Monthly Archives: November, 2007

The Blackstone Key

A few days ago I posted a picture of the proofs of Rose’s upcoming book.

Those interested in seeing what the real cover will look like can see her agent’s page. This shows the UK cover; the US one, I fear, is likely to be decidedly inferior, but I think this one is good.

Power for the people?

Walmart are selling an Everex Linux-based PC for $199. That doesn’t include a monitor, of course, and their cheapest ones seem to be around $150, but anybody really hard up could find a much cheaper one on eBay or Froogle.

Location, location, location

I’ve been wondering how long it would be before somebody did this. I probably shouldn’t be surprised that Google got there first (at least, it’s the first example I’ve seen in a readily-usable form)…

Google Maps Mobile has a new feature called My Location which, if you have GPS in your phone, will pinpoint you on the map. That’s not the cool bit. The cool bit is that if, like me, you don’t have GPS built-in, it will use the nearby cell towers to estimate your position (typically to within a km or so).

Saves you having to spend a lot of time typing ‘Basingstoke’ when you could be appreciating its wonders…

Dial direct from your Mac

Ah, this is cute… at least for those of us who are Mac users and have an Asterisk server managing our phone systems…

AsteriskC2D is a utility that allows you to dial a number directly from Address Book. After you’ve configured it in System Preferences you can click on a number in Address Book and choose ‘Voip Dial’. Your Asterisk server will call you and, when you pick up the phone, will call the selected number.

AsteriskC2D demo

There are also plugins for QuickSilver and OnMyCommand which allow you to highlight a number almost anywhere in any application, and dial it on a real phone system quickly and easily.

You do need some configuration on the Asterisk server which, like most Asterisk configuration, is not for the faint-hearted, but it’s worth it.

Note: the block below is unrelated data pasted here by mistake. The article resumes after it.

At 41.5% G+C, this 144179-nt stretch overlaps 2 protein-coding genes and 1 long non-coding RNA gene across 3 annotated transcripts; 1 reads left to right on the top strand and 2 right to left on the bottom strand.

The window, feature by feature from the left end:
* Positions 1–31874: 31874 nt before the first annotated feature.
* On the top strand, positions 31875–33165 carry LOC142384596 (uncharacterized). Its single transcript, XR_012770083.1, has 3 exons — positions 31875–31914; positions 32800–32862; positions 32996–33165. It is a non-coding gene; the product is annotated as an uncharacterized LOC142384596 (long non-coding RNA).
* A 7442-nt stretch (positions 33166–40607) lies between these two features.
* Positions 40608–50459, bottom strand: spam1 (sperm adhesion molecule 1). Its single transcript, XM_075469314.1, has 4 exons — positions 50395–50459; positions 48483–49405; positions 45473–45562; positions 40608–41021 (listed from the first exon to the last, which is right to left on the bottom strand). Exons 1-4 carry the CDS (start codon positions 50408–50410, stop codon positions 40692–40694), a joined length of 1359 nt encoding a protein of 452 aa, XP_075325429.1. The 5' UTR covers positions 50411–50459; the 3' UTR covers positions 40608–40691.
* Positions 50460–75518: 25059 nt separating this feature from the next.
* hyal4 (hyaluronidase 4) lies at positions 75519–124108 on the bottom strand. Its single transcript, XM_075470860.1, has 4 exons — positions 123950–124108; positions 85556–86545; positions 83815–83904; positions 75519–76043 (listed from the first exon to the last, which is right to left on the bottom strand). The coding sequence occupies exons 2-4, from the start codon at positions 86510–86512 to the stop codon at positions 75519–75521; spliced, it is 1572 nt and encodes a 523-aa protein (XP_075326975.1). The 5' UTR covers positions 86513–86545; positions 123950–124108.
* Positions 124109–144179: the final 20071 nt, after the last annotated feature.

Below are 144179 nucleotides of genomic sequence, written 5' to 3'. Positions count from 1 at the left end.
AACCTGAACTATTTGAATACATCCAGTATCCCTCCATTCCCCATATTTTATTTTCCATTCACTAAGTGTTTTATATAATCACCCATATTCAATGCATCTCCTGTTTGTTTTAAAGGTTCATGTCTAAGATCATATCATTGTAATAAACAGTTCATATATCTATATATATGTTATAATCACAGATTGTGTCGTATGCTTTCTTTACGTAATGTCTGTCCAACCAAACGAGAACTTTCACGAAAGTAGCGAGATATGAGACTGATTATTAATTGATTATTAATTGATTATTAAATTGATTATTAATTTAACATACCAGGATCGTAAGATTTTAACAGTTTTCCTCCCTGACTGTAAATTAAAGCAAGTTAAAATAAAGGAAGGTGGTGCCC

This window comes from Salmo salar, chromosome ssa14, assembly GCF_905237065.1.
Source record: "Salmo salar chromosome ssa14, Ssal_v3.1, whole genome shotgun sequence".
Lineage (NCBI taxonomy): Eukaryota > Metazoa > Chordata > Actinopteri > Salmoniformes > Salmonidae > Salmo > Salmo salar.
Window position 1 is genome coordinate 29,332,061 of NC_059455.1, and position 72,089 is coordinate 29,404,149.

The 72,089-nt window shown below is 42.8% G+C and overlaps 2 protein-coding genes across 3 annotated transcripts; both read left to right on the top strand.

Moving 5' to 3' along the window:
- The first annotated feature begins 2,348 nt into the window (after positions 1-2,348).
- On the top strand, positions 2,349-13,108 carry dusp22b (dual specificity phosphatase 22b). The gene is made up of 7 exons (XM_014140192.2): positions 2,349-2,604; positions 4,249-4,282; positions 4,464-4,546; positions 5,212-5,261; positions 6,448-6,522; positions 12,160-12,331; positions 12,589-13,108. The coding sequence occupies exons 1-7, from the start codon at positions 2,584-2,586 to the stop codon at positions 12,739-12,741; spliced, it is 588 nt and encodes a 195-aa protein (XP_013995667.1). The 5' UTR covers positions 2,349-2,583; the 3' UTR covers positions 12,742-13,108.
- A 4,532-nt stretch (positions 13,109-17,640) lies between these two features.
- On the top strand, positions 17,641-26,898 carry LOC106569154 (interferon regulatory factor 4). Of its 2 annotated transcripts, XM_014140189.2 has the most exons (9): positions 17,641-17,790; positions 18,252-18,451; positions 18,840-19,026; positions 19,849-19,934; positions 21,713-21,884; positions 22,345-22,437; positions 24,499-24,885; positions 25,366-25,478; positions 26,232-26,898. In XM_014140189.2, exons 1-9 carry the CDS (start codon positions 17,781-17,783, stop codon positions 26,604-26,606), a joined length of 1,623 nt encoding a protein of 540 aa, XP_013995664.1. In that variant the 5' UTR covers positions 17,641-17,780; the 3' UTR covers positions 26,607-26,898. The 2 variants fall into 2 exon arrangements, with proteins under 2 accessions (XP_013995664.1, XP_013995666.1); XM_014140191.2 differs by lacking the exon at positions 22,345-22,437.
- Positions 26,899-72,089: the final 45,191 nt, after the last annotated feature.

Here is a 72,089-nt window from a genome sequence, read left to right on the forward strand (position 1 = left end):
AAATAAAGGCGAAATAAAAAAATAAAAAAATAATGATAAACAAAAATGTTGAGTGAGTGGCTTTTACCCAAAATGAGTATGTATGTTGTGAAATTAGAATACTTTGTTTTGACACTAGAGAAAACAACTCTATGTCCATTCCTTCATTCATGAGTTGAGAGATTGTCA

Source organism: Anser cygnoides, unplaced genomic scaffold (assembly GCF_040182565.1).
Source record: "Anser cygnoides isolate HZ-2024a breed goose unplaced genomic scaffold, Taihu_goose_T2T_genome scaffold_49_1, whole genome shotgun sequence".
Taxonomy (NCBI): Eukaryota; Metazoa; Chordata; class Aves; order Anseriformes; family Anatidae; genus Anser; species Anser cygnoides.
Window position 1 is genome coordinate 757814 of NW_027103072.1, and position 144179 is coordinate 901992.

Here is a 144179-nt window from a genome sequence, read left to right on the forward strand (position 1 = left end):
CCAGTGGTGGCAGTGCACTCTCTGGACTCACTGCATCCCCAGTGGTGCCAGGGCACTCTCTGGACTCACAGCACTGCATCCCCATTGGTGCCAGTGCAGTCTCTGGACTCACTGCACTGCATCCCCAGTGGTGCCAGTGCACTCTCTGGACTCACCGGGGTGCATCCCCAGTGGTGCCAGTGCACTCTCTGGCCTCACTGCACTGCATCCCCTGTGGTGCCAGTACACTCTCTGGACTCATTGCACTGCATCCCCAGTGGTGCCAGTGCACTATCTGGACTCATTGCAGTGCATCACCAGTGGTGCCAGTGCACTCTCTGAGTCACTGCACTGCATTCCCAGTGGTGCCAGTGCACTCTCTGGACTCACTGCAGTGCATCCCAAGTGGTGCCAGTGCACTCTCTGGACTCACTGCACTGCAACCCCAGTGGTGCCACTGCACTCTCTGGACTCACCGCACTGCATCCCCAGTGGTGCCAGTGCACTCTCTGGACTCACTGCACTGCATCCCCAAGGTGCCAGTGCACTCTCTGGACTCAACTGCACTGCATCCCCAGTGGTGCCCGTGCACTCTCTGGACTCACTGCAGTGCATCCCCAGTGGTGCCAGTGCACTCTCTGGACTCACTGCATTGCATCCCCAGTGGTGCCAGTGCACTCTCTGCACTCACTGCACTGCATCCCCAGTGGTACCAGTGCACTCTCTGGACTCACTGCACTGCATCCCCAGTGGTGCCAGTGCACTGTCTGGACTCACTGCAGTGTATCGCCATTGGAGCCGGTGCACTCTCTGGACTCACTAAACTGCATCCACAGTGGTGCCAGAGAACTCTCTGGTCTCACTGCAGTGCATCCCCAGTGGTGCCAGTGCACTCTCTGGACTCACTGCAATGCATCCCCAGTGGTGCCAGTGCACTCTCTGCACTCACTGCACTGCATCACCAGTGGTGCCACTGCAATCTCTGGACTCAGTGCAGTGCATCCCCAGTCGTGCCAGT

Proof of concept

This week we received the first bound proofs of Rose’s upcoming novel.

The Blackstone Key bound proofs

These are just review copies; the final cover will be rather different. But it’s the first time we’ve seen it in a proper binding, and the idea of it actually being on bookstore shelves suddenly seems a whole lot closer to reality.

Now I have to get back to proof-reading the sequel…

You can find out more about The Blackstone Key and pre-order it from Amazon on Rose’s site.

Lighten our darkness

There was an amazing light against a dark sky over Cambridge on Friday.

Honey Hill, Cambridge

CamVine is hiring!

Aha! You know things are really getting serious at CamVine now… we’ve just created an ‘Opportunities‘ page! Keep your eye on it!

The first post we want to fill needs somebody who really understands web applications and enjoys creating them, and who has excellent all-round software skills and IT interests.

I’ve been doing much of this development in the past, but I now have to concentrate on other things, so somebody else gets to do the fun stuff. Besides, we now need somebody really good!

Could this be you? More info here.

Freedom of speech and IP addresses in India

A man in Bangalore was arrested and put in prison because he posted some disrespectful pictures of an Indian national hero on Orkut. This particular hero died over three centuries ago, but I guess he could still be upset, if you believe in reincarnation.